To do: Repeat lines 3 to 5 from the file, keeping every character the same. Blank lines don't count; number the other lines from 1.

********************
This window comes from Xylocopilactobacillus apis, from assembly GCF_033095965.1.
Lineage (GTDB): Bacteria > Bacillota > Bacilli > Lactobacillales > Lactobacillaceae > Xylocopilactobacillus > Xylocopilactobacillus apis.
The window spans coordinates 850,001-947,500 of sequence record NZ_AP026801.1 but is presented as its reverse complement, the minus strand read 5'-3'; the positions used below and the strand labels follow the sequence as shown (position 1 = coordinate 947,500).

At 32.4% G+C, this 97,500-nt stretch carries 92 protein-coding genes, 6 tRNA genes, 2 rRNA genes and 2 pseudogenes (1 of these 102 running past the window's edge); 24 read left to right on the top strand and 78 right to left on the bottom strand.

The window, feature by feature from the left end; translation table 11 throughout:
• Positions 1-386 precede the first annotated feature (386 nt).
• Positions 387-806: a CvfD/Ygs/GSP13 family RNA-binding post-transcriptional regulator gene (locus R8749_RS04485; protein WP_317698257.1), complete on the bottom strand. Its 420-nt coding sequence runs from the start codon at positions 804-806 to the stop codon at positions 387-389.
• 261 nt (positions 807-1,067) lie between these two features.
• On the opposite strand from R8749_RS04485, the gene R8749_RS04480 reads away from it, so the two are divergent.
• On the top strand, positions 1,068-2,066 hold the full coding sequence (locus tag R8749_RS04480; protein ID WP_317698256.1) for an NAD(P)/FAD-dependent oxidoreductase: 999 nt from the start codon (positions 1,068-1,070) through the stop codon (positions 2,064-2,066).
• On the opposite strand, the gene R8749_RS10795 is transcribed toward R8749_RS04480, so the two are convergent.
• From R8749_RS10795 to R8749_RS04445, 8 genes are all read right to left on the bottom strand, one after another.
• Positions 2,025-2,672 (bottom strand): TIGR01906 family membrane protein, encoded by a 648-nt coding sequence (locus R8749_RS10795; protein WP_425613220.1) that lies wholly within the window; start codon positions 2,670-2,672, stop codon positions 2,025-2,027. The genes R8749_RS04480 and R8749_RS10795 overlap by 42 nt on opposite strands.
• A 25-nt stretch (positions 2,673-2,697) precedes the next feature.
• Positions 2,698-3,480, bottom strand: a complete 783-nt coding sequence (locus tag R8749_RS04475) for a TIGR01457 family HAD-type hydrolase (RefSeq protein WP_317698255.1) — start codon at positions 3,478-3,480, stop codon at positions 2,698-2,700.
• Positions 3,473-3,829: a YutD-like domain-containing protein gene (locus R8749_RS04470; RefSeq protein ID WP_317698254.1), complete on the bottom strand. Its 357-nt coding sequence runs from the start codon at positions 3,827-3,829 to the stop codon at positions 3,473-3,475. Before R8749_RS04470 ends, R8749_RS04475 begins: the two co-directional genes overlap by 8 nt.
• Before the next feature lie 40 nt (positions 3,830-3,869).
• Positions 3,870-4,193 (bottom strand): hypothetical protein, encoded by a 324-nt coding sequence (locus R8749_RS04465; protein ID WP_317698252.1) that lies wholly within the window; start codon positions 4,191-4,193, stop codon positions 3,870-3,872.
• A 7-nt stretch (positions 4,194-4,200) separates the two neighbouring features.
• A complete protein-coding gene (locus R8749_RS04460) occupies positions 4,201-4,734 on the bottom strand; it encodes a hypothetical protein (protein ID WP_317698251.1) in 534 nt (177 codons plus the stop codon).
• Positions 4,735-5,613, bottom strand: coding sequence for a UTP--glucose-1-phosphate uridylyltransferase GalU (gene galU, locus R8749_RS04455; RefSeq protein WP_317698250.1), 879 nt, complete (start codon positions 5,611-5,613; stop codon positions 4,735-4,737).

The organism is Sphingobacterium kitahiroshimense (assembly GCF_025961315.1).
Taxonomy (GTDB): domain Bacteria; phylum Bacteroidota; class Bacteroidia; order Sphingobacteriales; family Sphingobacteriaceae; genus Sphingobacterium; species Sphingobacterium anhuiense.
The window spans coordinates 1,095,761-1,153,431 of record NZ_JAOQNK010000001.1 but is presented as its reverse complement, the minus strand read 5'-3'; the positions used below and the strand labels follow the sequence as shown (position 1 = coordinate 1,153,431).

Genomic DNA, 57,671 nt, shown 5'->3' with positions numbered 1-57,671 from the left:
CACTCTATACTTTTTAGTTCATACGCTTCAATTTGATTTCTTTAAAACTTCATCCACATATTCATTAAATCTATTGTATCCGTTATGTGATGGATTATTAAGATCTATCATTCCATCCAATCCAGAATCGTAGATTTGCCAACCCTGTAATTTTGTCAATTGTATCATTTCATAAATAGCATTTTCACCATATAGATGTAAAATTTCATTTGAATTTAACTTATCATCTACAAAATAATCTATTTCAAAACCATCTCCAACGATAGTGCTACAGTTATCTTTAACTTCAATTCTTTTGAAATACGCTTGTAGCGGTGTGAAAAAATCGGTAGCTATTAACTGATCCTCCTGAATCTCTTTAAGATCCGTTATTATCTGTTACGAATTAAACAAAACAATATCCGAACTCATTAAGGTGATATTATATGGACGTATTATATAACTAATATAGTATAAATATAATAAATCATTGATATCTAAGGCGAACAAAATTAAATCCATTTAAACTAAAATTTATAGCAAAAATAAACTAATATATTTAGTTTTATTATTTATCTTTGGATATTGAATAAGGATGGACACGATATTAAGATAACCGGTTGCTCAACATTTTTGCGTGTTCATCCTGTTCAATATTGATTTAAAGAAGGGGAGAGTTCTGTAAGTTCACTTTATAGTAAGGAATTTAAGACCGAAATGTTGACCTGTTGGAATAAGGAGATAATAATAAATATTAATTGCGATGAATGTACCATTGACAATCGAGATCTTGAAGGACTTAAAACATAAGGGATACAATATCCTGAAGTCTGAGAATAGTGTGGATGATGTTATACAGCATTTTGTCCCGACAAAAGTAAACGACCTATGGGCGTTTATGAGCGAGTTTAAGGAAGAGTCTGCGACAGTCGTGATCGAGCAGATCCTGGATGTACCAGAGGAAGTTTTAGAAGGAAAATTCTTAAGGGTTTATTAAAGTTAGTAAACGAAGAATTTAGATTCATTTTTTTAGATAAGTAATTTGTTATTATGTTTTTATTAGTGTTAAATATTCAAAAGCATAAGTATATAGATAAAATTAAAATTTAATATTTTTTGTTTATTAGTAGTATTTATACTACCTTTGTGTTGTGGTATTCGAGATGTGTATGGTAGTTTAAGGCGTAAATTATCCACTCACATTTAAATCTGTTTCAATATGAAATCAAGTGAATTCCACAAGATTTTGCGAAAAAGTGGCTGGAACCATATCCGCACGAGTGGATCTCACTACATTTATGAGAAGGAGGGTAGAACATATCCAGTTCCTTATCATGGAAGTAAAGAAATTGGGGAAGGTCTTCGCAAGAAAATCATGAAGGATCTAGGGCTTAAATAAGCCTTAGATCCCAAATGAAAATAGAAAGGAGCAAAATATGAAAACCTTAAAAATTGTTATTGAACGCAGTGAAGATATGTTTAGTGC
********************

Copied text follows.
The window spans coordinates 850,001-947,500 of sequence record NZ_AP026801.1 but is presented as its reverse complement, the minus strand read 5'-3'; the positions used below and the strand labels follow the sequence as shown (position 1 = coordinate 947,500).

At 32.4% G+C, this 97,500-nt stretch carries 92 protein-coding genes, 6 tRNA genes, 2 rRNA genes and 2 pseudogenes (1 of these 102 running past the window's edge); 24 read left to right on the top strand and 78 right to left on the bottom strand.

The window, feature by feature from the left end; translation table 11 throughout: